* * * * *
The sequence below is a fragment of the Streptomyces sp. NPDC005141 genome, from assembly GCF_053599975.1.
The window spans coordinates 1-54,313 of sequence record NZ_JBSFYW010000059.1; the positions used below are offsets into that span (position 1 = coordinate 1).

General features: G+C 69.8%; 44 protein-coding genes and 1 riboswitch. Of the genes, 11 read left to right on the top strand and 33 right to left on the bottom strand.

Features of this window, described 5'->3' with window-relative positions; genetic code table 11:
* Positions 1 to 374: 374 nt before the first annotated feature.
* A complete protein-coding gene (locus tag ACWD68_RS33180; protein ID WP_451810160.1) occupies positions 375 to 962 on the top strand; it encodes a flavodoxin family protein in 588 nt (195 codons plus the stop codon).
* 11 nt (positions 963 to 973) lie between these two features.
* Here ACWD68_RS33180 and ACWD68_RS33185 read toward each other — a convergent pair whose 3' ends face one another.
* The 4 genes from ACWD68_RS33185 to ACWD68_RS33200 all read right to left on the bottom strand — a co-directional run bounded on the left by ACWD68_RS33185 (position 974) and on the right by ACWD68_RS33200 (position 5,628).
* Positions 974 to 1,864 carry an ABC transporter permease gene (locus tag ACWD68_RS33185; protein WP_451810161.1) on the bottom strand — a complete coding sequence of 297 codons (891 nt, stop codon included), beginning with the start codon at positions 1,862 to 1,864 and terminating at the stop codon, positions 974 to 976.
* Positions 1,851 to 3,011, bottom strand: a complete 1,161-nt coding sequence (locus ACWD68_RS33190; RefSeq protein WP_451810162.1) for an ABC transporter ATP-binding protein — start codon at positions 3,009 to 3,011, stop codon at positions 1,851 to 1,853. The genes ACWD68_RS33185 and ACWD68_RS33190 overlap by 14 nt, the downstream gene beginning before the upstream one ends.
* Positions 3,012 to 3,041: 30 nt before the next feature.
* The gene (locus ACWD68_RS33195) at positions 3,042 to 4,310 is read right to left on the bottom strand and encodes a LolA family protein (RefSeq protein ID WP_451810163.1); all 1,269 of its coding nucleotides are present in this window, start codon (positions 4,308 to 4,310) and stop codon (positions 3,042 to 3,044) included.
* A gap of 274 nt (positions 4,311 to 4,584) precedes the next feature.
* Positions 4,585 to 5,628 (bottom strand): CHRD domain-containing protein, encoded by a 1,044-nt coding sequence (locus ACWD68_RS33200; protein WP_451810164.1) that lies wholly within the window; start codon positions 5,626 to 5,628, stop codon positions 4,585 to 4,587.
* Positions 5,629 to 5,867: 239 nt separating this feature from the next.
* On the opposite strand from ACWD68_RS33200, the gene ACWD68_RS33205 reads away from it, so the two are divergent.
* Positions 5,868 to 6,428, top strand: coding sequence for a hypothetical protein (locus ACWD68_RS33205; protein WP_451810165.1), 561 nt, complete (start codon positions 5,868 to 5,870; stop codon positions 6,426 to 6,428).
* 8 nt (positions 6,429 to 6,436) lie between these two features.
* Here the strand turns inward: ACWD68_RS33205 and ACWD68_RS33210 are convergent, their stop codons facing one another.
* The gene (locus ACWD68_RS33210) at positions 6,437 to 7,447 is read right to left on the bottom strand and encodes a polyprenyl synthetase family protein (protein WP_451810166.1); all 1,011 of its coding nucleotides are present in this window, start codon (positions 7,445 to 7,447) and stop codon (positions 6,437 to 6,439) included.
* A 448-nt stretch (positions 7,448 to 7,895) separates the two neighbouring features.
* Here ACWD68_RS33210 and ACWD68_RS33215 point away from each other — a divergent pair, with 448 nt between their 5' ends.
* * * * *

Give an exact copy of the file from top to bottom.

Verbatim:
The sequence below is a fragment of the Streptomyces sp. NPDC005141 genome, from assembly GCF_053599975.1.
The window spans coordinates 1-54,313 of sequence record NZ_JBSFYW010000059.1; the positions used below are offsets into that span (position 1 = coordinate 1).

General features: G+C 69.8%; 44 protein-coding genes and 1 riboswitch. Of the genes, 11 read left to right on the top strand and 33 right to left on the bottom strand.

Features of this window, described 5'->3' with window-relative positions; genetic code table 11:
* Positions 1 to 374: 374 nt before the first annotated feature.
* A complete protein-coding gene (locus tag ACWD68_RS33180; protein ID WP_451810160.1) occupies positions 375 to 962 on the top strand; it encodes a flavodoxin family protein in 588 nt (195 codons plus the stop codon).
* 11 nt (positions 963 to 973) lie between these two features.
* Here ACWD68_RS33180 and ACWD68_RS33185 read toward each other — a convergent pair whose 3' ends face one another.
* The 4 genes from ACWD68_RS33185 to ACWD68_RS33200 all read right to left on the bottom strand — a co-directional run bounded on the left by ACWD68_RS33185 (position 974) and on the right by ACWD68_RS33200 (position 5,628).
* Positions 974 to 1,864 carry an ABC transporter permease gene (locus tag ACWD68_RS33185; protein WP_451810161.1) on the bottom strand — a complete coding sequence of 297 codons (891 nt, stop codon included), beginning with the start codon at positions 1,862 to 1,864 and terminating at the stop codon, positions 974 to 976.
* Positions 1,851 to 3,011, bottom strand: a complete 1,161-nt coding sequence (locus ACWD68_RS33190; RefSeq protein WP_451810162.1) for an ABC transporter ATP-binding protein — start codon at positions 3,009 to 3,011, stop codon at positions 1,851 to 1,853. The genes ACWD68_RS33185 and ACWD68_RS33190 overlap by 14 nt, the downstream gene beginning before the upstream one ends.
* Positions 3,012 to 3,041: 30 nt before the next feature.
* The gene (locus ACWD68_RS33195) at positions 3,042 to 4,310 is read right to left on the bottom strand and encodes a LolA family protein (RefSeq protein ID WP_451810163.1); all 1,269 of its coding nucleotides are present in this window, start codon (positions 4,308 to 4,310) and stop codon (positions 3,042 to 3,044) included.
* A gap of 274 nt (positions 4,311 to 4,584) precedes the next feature.
* Positions 4,585 to 5,628 (bottom strand): CHRD domain-containing protein, encoded by a 1,044-nt coding sequence (locus ACWD68_RS33200; protein WP_451810164.1) that lies wholly within the window; start codon positions 5,626 to 5,628, stop codon positions 4,585 to 4,587.
* Positions 5,629 to 5,867: 239 nt separating this feature from the next.
* On the opposite strand from ACWD68_RS33200, the gene ACWD68_RS33205 reads away from it, so the two are divergent.
* Positions 5,868 to 6,428, top strand: coding sequence for a hypothetical protein (locus ACWD68_RS33205; protein WP_451810165.1), 561 nt, complete (start codon positions 5,868 to 5,870; stop codon positions 6,426 to 6,428).
* 8 nt (positions 6,429 to 6,436) lie between these two features.
* Here the strand turns inward: ACWD68_RS33205 and ACWD68_RS33210 are convergent, their stop codons facing one another.
* The gene (locus ACWD68_RS33210) at positions 6,437 to 7,447 is read right to left on the bottom strand and encodes a polyprenyl synthetase family protein (protein WP_451810166.1); all 1,011 of its coding nucleotides are present in this window, start codon (positions 7,445 to 7,447) and stop codon (positions 6,437 to 6,439) included.
* A 448-nt stretch (positions 7,448 to 7,895) separates the two neighbouring features.
* Here ACWD68_RS33210 and ACWD68_RS33215 point away from each other — a divergent pair, with 448 nt between their 5' ends.